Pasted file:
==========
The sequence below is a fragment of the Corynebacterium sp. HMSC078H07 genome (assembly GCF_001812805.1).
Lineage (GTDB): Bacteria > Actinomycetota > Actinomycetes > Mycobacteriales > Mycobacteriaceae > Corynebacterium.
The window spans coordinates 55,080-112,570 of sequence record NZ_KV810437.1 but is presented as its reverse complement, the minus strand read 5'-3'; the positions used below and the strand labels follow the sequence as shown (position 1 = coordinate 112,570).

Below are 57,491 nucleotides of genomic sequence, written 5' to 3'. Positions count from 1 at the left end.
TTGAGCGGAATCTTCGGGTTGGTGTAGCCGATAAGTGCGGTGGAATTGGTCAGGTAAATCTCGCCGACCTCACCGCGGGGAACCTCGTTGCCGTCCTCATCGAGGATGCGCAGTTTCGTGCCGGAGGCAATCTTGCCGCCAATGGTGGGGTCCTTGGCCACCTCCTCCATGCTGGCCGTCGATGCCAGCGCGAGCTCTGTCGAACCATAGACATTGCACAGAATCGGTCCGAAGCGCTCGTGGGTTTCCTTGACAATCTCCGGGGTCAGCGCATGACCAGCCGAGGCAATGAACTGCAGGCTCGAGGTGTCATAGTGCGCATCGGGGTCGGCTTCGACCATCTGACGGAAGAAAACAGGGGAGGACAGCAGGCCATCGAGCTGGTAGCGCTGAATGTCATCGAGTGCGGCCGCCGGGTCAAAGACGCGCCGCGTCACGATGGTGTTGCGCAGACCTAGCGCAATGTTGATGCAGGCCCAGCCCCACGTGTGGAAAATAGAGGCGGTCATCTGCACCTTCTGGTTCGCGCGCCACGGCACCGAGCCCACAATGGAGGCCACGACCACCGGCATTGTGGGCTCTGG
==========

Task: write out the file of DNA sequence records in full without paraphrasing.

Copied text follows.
The sequence below is a fragment of the Corynebacterium sp. HMSC078H07 genome (assembly GCF_001812805.1).
Lineage (GTDB): Bacteria > Actinomycetota > Actinomycetes > Mycobacteriales > Mycobacteriaceae > Corynebacterium.
The window spans coordinates 55,080-112,570 of sequence record NZ_KV810437.1 but is presented as its reverse complement, the minus strand read 5'-3'; the positions used below and the strand labels follow the sequence as shown (position 1 = coordinate 112,570).

Below are 57,491 nucleotides of genomic sequence, written 5' to 3'. Positions count from 1 at the left end.
TTGAGCGGAATCTTCGGGTTGGTGTAGCCGATAAGTGCGGTGGAATTGGTCAGGTAAATCTCGCCGACCTCACCGCGGGGAACCTCGTTGCCGTCCTCATCGAGGATGCGCAGTTTCGTGCCGGAGGCAATCTTGCCGCCAATGGTGGGGTCCTTGGCCACCTCCTCCATGCTGGCCGTCGATGCCAGCGCGAGCTCTGTCGAACCATAGACATTGCACAGAATCGGTCCGAAGCGCTCGTGGGTTTCCTTGACAATCTCCGGGGTCAGCGCATGACCAGCCGAGGCAATGAACTGCAGGCTCGAGGTGTCATAGTGCGCATCGGGGTCGGCTTCGACCATCTGACGGAAGAAAACAGGGGAGGACAGCAGGCCATCGAGCTGGTAGCGCTGAATGTCATCGAGTGCGGCCGCCGGGTCAAAGACGCGCCGCGTCACGATGGTGTTGCGCAGACCTAGCGCAATGTTGATGCAGGCCCAGCCCCACGTGTGGAAAATAGAGGCGGTCATCTGCACCTTCTGGTTCGCGCGCCACGGCACCGAGCCCACAATGGAGGCCACGACCACCGGCATTGTGGGCTCTGG